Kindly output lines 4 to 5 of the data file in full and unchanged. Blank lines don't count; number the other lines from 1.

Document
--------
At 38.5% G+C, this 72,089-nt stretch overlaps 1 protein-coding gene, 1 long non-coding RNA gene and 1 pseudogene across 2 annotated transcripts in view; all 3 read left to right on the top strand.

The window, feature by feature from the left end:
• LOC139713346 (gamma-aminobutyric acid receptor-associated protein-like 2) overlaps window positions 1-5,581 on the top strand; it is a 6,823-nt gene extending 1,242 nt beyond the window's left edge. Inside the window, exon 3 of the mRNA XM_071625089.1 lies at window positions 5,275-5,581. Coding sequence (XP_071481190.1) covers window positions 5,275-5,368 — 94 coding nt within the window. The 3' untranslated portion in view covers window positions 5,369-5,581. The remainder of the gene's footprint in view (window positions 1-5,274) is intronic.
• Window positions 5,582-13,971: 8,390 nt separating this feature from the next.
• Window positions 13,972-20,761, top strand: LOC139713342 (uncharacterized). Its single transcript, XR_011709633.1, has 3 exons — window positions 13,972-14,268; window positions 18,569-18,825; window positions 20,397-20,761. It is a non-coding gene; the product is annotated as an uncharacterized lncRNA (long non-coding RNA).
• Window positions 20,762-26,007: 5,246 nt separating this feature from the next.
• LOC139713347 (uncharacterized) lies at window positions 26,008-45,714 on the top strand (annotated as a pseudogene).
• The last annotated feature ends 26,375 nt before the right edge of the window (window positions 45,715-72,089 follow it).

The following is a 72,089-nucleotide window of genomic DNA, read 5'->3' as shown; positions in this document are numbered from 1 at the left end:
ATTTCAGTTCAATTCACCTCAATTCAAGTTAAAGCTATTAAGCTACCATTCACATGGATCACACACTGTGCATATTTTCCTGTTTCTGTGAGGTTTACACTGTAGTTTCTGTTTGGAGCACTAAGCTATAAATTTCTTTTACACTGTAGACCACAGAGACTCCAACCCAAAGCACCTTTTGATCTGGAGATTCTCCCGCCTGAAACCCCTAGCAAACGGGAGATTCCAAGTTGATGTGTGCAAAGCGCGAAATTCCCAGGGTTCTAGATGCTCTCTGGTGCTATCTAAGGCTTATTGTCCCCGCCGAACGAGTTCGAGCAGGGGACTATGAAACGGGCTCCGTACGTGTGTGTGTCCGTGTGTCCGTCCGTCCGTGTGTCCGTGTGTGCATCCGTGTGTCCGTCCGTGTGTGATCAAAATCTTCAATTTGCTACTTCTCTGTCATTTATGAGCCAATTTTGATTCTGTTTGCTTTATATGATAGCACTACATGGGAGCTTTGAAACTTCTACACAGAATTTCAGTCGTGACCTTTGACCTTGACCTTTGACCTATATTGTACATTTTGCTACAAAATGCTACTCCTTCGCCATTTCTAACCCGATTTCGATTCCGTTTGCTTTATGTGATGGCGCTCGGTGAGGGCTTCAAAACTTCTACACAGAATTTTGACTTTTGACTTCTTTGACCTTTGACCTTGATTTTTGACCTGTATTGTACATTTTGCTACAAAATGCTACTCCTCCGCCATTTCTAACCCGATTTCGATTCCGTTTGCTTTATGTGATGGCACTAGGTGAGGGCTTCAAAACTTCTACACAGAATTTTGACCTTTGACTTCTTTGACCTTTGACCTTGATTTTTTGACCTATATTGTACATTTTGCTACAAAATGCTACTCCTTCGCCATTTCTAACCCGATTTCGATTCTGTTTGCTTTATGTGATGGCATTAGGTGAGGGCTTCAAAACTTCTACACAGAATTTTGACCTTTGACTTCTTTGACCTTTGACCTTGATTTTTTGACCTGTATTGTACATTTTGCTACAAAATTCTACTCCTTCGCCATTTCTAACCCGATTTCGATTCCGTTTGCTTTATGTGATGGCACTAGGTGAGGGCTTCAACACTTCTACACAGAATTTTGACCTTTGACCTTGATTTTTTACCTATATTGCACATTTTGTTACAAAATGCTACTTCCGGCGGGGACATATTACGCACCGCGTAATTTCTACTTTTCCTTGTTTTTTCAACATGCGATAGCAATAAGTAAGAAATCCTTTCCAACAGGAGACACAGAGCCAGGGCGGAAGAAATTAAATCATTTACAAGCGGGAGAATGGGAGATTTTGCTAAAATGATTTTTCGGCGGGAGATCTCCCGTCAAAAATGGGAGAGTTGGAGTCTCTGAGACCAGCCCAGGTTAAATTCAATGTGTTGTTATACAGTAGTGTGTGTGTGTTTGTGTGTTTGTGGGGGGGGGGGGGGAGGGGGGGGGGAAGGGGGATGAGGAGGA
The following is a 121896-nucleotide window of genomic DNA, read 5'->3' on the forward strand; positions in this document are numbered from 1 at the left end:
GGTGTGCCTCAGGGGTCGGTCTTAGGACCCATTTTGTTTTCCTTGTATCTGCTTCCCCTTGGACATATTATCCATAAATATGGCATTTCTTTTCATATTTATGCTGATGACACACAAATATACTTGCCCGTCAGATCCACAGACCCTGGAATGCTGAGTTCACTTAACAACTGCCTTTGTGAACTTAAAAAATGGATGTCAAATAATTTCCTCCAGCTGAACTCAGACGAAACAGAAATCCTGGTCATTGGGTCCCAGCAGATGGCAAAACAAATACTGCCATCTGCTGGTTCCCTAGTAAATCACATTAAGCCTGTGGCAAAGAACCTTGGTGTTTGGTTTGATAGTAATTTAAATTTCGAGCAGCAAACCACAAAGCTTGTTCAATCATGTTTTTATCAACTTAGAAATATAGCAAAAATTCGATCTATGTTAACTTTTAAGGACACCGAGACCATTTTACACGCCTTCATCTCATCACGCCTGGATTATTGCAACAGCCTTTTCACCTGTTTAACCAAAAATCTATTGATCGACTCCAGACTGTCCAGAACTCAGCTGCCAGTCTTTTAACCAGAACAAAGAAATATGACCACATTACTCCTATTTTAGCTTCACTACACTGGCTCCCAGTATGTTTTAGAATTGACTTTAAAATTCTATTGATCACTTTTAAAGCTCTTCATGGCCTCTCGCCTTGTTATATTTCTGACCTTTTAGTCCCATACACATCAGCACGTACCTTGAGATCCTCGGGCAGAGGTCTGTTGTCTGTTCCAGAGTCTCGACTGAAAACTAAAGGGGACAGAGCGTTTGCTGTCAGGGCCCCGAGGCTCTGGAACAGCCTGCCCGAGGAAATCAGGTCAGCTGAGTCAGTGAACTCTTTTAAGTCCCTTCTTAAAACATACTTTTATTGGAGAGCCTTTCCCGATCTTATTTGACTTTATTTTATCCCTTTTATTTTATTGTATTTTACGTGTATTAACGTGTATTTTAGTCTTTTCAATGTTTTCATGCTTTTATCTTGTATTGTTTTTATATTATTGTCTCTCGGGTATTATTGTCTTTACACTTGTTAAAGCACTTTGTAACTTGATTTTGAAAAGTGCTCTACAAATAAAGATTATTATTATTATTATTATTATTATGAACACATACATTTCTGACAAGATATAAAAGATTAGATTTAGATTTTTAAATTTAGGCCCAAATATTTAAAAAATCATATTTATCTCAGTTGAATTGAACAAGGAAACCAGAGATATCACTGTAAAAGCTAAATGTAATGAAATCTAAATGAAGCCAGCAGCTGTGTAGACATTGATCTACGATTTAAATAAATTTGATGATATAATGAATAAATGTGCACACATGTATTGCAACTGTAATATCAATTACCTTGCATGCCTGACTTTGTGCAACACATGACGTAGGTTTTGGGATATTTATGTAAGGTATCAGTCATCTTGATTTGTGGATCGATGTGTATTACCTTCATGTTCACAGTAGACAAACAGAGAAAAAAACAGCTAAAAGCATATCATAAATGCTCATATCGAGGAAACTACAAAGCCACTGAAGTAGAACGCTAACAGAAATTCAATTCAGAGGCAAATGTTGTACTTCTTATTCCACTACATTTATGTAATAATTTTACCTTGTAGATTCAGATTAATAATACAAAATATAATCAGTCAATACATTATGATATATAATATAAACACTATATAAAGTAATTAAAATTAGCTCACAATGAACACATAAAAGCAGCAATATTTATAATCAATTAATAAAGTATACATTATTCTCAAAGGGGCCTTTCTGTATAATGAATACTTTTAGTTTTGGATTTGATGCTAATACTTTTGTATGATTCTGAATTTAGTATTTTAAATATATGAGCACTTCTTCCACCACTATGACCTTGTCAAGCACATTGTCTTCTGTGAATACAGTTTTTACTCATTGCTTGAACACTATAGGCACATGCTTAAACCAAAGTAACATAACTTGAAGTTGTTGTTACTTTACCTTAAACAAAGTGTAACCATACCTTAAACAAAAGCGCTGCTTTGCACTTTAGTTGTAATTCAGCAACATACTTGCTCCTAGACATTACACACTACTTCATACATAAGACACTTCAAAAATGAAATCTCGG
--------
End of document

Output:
• Window positions 5,582-13,971: 8,390 nt separating this feature from the next.
• Window positions 13,972-20,761, top strand: LOC139713342 (uncharacterized). Its single transcript, XR_011709633.1, has 3 exons — window positions 13,972-14,268; window positions 18,569-18,825; window positions 20,397-20,761. It is a non-coding gene; the product is annotated as an uncharacterized lncRNA (long non-coding RNA).